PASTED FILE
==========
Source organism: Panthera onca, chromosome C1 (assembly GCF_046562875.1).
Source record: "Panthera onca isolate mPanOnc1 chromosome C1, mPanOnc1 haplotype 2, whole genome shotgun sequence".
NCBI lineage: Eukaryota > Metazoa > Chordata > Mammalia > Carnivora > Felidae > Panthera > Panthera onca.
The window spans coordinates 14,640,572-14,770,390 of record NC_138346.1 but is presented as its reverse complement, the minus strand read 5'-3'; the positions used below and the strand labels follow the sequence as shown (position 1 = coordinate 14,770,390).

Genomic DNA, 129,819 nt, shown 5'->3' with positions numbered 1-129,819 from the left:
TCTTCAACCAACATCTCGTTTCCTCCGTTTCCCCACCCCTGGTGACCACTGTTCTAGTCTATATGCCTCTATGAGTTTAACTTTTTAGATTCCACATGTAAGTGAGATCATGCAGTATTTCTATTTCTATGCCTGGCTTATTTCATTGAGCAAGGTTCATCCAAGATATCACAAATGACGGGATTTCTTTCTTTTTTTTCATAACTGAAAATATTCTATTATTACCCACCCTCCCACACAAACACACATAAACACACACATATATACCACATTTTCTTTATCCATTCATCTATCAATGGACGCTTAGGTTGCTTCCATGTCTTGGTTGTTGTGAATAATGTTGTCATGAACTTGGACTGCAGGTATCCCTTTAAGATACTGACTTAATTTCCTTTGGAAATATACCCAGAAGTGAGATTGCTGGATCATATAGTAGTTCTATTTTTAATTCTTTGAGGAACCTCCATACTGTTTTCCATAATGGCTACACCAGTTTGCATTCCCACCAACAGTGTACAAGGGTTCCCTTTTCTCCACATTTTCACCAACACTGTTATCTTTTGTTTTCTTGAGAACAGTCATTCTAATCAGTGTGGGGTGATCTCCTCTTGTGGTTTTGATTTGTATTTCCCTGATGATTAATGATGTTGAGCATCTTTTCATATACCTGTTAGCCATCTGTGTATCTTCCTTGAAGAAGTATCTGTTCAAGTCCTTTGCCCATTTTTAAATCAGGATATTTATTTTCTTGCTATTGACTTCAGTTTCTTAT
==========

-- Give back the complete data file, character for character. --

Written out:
Source organism: Panthera onca, chromosome C1 (assembly GCF_046562875.1).
Source record: "Panthera onca isolate mPanOnc1 chromosome C1, mPanOnc1 haplotype 2, whole genome shotgun sequence".
NCBI lineage: Eukaryota > Metazoa > Chordata > Mammalia > Carnivora > Felidae > Panthera > Panthera onca.
The window spans coordinates 14,640,572-14,770,390 of record NC_138346.1 but is presented as its reverse complement, the minus strand read 5'-3'; the positions used below and the strand labels follow the sequence as shown (position 1 = coordinate 14,770,390).

Genomic DNA, 129,819 nt, shown 5'->3' with positions numbered 1-129,819 from the left:
TCTTCAACCAACATCTCGTTTCCTCCGTTTCCCCACCCCTGGTGACCACTGTTCTAGTCTATATGCCTCTATGAGTTTAACTTTTTAGATTCCACATGTAAGTGAGATCATGCAGTATTTCTATTTCTATGCCTGGCTTATTTCATTGAGCAAGGTTCATCCAAGATATCACAAATGACGGGATTTCTTTCTTTTTTTTCATAACTGAAAATATTCTATTATTACCCACCCTCCCACACAAACACACATAAACACACACATATATACCACATTTTCTTTATCCATTCATCTATCAATGGACGCTTAGGTTGCTTCCATGTCTTGGTTGTTGTGAATAATGTTGTCATGAACTTGGACTGCAGGTATCCCTTTAAGATACTGACTTAATTTCCTTTGGAAATATACCCAGAAGTGAGATTGCTGGATCATATAGTAGTTCTATTTTTAATTCTTTGAGGAACCTCCATACTGTTTTCCATAATGGCTACACCAGTTTGCATTCCCACCAACAGTGTACAAGGGTTCCCTTTTCTCCACATTTTCACCAACACTGTTATCTTTTGTTTTCTTGAGAACAGTCATTCTAATCAGTGTGGGGTGATCTCCTCTTGTGGTTTTGATTTGTATTTCCCTGATGATTAATGATGTTGAGCATCTTTTCATATACCTGTTAGCCATCTGTGTATCTTCCTTGAAGAAGTATCTGTTCAAGTCCTTTGCCCATTTTTAAATCAGGATATTTATTTTCTTGCTATTGACTTCAGTTTCTTAT